Menopausal Mother Nature

News about Climate Change and our Planet


Global Warming Could Rob Liquors of Their Flavor – Eos

Many of the botanicals used in traditional medicines and to flavor spirits, from absinthe to eau de vie, grow in alpine regions near the toes of glacial ice. As the planet warms and glacial ice retreats, this unique environment is…

Earlier spring snowmelt in Alps threatens microbes in soil

A new study suggests that spring snowmelt in the Alps is occurring earlier in the year, and the earlier warming – due to climate change – threatens vitally important microbial communities in alpine soils.

Ecosystems across the globe ‘breathe’ differently in response to rising temperatures

(Cranfield University) Land stores vast amounts of carbon, but a new study led by Cranfield University’s Dr Alice Johnston suggests that how much of this carbon enters the atmosphere as temperatures rise depends on how far that land sits from the equator.

Low-level thinning can help restore redwood forests without affecting stream temperatures

(Oregon State University) CORVALLIS, Ore. – Selectively cutting trees in riparian zones to aid forest restoration can be done without adversely affecting streams’ water temperature as long as the thinning isn’t too intensive, new research by Oregon State University shows.

Climate change and the future of the Granite State –

By Jack Hurley New Hampshire is a wonderful place to live. For now, we are fortunate to have an abundant variety of mutually beneficial ecosystems, including forests, mountains, wetlands, lakes, rivers, and the ocean. Together they support essential plant and…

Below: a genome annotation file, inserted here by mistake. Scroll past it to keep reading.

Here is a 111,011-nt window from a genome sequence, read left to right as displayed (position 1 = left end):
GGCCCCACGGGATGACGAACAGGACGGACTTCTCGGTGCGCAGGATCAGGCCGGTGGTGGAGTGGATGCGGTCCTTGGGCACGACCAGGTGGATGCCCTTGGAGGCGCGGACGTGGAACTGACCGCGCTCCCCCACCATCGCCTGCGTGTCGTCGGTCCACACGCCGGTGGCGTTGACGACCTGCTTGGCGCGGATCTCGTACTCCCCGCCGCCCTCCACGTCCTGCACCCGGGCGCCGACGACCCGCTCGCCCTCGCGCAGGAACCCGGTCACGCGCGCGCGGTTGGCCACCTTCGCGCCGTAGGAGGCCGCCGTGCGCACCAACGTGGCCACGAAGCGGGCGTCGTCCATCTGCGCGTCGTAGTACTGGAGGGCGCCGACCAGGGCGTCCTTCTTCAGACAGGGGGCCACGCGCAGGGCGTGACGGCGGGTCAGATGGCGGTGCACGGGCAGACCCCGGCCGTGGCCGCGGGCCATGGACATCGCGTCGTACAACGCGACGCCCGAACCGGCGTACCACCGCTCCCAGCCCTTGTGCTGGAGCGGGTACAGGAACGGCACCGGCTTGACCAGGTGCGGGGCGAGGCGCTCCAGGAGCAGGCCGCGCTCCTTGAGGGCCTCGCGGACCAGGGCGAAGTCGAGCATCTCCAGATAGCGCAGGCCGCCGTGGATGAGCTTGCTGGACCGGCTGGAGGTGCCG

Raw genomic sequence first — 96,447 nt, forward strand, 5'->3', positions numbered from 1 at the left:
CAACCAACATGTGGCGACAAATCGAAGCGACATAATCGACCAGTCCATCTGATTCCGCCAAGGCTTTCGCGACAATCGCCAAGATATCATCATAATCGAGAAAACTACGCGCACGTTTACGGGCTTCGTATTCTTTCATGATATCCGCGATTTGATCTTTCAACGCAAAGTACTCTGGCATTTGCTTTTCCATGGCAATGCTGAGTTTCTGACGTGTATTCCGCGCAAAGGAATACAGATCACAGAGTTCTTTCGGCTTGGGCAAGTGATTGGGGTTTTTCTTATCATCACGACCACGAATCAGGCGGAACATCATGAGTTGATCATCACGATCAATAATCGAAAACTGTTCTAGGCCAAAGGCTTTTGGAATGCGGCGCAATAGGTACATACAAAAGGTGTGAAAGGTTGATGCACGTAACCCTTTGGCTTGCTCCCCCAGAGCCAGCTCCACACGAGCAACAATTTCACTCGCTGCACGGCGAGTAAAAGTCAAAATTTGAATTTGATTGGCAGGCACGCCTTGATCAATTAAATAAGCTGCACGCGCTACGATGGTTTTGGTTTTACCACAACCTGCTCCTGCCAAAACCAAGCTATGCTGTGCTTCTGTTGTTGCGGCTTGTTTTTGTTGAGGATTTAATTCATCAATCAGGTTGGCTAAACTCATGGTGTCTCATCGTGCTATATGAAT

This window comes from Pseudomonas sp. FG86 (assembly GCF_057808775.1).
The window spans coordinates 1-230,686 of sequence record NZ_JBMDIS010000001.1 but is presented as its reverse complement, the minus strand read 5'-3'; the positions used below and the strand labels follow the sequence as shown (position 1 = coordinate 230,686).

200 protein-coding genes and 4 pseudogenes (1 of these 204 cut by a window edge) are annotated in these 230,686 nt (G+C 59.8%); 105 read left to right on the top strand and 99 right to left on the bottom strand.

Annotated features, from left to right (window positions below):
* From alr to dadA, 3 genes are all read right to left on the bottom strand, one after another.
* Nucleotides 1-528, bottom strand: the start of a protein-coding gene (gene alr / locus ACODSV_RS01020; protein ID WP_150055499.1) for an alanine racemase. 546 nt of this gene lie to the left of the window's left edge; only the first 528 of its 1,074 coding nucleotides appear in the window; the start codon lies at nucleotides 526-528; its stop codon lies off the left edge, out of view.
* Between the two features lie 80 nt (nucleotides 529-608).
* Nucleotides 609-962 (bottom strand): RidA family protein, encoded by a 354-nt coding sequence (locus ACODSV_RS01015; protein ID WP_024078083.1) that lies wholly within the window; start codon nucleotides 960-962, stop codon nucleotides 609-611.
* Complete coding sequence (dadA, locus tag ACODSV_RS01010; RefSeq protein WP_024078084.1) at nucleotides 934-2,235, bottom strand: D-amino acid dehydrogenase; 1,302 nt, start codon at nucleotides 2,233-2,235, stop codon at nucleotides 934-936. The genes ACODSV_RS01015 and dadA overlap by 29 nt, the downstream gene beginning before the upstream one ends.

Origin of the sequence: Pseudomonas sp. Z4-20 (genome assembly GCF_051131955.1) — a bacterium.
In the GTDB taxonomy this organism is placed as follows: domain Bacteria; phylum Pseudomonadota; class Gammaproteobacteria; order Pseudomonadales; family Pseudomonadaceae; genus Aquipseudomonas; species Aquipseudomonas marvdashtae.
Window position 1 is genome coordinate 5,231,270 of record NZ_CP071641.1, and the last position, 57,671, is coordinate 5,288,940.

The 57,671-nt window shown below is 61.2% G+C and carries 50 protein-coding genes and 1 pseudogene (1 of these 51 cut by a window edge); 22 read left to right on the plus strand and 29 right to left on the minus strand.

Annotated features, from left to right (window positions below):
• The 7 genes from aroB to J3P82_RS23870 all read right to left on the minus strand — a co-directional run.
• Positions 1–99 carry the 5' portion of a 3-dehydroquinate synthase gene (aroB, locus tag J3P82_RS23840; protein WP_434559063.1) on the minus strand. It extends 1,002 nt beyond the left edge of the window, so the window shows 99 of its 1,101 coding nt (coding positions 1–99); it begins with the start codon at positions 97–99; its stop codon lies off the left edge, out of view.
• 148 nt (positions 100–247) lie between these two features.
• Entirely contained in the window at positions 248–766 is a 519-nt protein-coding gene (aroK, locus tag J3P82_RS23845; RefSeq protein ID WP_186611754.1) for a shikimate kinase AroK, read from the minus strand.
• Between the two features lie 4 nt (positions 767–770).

France and climate change: State failure and liability for environmental harm – JD Supra

While the technical feasibility of a decarbonised economy essentially based on renewable energies is taking shape,[1] the French Republic has just been found liable for environmental harm in relation to climate change by the French administrative judge. At stake, France’s…

URI researchers: Microbes deep beneath seafloor survive on byproducts of radioactive process

(University of Rhode Island) Research conducted by scientists at the University of Rhode Island published today in Nature Communications found that microbes living in ancient sediment below the seafloor are sustained primarily by chemicals created by the natural irradiation of water molecules. Results of this research may have implications for life on Mars.

Climate change-driven snowmelt in Alps triggers abrupt seasonal change – EurekAlert

IMAGE: Winter and summer at the field site, Hohe Mut, high up in the Austrian Alps. Photo credit: Richard Bardgett view more  Credit: Richard Bardgett Spring snowmelt in the Alps is occurring earlier in the year due to climate change and…